New York’s Amol Sarva has already shaken up the wireless industry once — now he’s looking to do it again with a new venture, Txtbl. Sarva helped found and build Virgin Mobile, which in five years has grown to about 5 million subscribers nationwide.
Details are sketchy right now, but Txtbl is gearing up to release a new wireless email device early next year, which will include a full keyboard and will sell for about $100 at two large electronics stores (as WSJ has reported). It will operate on an existing cellular network, and given Sarva’s experience with Virgin Mobile, we’re guessing it will be Sprint’s.
We look forward to learning more; this is a niche that needs to be filled. More about the mobile email market after the jump.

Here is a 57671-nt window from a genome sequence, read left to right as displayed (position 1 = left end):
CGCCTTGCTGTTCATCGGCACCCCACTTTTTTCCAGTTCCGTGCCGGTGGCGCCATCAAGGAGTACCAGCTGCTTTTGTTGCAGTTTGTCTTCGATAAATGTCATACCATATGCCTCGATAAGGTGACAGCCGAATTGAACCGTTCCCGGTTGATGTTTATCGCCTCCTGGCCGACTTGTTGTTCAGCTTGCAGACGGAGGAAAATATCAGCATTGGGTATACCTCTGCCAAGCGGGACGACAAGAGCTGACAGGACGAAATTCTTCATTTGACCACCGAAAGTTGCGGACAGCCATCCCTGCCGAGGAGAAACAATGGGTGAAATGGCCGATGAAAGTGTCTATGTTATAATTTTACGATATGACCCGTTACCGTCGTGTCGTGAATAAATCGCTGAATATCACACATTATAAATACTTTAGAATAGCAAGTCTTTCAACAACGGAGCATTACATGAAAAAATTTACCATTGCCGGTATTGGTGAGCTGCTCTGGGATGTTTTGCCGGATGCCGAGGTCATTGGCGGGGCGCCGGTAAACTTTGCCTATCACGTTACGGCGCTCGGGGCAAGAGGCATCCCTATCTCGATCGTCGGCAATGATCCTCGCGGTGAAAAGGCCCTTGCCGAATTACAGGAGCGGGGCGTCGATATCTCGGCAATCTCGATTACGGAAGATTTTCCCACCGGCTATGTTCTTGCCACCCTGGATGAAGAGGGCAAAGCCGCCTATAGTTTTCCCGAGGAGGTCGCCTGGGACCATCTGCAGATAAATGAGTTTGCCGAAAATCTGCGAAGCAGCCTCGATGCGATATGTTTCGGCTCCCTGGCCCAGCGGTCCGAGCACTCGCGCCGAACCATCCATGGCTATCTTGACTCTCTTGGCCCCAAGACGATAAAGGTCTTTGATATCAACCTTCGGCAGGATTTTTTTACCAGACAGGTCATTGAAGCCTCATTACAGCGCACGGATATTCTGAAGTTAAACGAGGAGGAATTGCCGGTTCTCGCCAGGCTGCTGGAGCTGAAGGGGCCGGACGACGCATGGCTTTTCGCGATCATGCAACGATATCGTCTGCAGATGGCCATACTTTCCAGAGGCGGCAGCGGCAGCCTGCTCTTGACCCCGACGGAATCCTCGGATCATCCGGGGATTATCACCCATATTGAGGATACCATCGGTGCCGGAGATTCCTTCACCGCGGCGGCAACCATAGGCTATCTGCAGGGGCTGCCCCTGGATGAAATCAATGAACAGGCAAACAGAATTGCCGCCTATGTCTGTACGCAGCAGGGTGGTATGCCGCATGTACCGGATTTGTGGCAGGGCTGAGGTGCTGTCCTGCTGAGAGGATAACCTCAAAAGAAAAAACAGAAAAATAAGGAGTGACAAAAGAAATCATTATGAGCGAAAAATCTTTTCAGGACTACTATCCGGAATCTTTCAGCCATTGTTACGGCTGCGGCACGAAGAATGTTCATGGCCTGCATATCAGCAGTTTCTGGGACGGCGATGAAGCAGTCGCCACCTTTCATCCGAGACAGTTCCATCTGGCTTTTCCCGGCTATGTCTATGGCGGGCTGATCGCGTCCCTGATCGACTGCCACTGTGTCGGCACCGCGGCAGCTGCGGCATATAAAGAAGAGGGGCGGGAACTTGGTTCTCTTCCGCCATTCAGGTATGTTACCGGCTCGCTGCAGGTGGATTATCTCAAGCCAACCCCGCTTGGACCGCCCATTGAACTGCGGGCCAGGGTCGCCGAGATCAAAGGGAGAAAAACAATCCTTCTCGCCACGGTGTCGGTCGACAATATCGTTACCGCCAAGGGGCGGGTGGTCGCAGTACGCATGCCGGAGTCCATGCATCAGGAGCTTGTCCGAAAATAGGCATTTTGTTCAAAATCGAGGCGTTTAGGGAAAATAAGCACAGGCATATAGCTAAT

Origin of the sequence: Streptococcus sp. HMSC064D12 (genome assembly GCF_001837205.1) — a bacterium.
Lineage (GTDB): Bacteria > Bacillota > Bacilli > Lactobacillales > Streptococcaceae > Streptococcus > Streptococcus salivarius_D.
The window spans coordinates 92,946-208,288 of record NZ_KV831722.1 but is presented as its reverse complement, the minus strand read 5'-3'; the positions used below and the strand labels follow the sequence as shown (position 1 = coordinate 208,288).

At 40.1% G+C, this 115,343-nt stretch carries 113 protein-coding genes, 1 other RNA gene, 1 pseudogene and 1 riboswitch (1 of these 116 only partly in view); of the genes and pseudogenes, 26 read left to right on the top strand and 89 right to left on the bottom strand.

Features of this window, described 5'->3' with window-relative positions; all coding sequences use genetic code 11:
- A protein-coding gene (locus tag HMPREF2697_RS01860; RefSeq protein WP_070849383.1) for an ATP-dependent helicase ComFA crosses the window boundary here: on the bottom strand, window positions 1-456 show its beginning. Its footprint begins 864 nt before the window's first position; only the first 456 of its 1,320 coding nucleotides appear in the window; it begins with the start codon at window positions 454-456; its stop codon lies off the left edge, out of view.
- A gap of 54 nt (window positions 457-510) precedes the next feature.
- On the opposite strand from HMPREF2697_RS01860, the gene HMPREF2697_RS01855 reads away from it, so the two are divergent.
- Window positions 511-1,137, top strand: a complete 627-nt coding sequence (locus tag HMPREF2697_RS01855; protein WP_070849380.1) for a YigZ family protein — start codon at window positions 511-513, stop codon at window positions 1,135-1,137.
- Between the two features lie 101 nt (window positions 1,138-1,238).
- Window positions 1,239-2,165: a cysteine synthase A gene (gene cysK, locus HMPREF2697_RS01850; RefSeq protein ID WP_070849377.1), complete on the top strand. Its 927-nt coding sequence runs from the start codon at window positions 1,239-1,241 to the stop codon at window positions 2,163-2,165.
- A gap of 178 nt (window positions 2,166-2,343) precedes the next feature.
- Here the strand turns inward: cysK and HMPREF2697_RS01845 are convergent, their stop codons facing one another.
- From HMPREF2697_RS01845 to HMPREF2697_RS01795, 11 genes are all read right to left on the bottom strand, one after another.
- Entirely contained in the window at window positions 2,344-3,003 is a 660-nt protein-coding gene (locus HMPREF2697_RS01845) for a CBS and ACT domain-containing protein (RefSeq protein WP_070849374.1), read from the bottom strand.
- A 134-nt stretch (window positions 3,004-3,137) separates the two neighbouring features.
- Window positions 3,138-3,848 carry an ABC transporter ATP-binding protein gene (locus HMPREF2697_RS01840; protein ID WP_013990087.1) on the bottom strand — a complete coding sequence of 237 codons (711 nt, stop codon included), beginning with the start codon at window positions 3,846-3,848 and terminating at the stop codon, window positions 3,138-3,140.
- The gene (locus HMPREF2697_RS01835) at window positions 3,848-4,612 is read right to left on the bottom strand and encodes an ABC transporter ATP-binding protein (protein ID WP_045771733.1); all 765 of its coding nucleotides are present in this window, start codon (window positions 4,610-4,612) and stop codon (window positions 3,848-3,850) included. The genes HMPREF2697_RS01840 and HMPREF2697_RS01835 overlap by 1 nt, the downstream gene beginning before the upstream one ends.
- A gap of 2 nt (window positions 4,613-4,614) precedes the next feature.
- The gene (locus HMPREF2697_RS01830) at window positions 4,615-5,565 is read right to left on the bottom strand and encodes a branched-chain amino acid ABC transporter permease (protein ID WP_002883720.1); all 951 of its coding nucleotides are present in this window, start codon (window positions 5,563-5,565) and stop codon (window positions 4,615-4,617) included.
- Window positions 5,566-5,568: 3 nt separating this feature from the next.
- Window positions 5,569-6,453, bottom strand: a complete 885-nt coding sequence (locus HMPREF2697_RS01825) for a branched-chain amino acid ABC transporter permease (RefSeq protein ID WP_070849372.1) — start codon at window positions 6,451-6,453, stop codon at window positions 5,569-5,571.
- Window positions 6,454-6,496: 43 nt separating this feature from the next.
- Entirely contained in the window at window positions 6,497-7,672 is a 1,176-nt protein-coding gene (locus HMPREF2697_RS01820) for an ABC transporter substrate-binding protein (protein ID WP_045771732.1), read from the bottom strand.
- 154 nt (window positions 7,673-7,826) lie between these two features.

Consumer-focused wireless email is mostly limited to expensive devices or bad add-on software.
Research In Motion has had success selling its BlackBerry service to corporations (and some consumers with its slim BlackBerry Pearl), but at around $40 per month, it’s pricey. Palm’s Treos and smartphones running Microsoft’s Windows Mobile operating system like Samsung’s BlackJack have also caught on with some consumers. But only about 9.4 million U.S. wireless subscribers — about 4.4% — own devices with email-ideal QWERTY keypads, according to research firm M:Metrics.
Some companies have developed email software for cheap, consumer phones like Motorola’s RAZR, but they usually have limited features and bad user interfaces. Plus, thumbing a message is awkward on a numeric touchpad, and predictive typing is flawed.
Sarva’s gadget should have a large potential market — about 95% of wireless subscribers — and if service pricing is reasonable, it could be a big hit.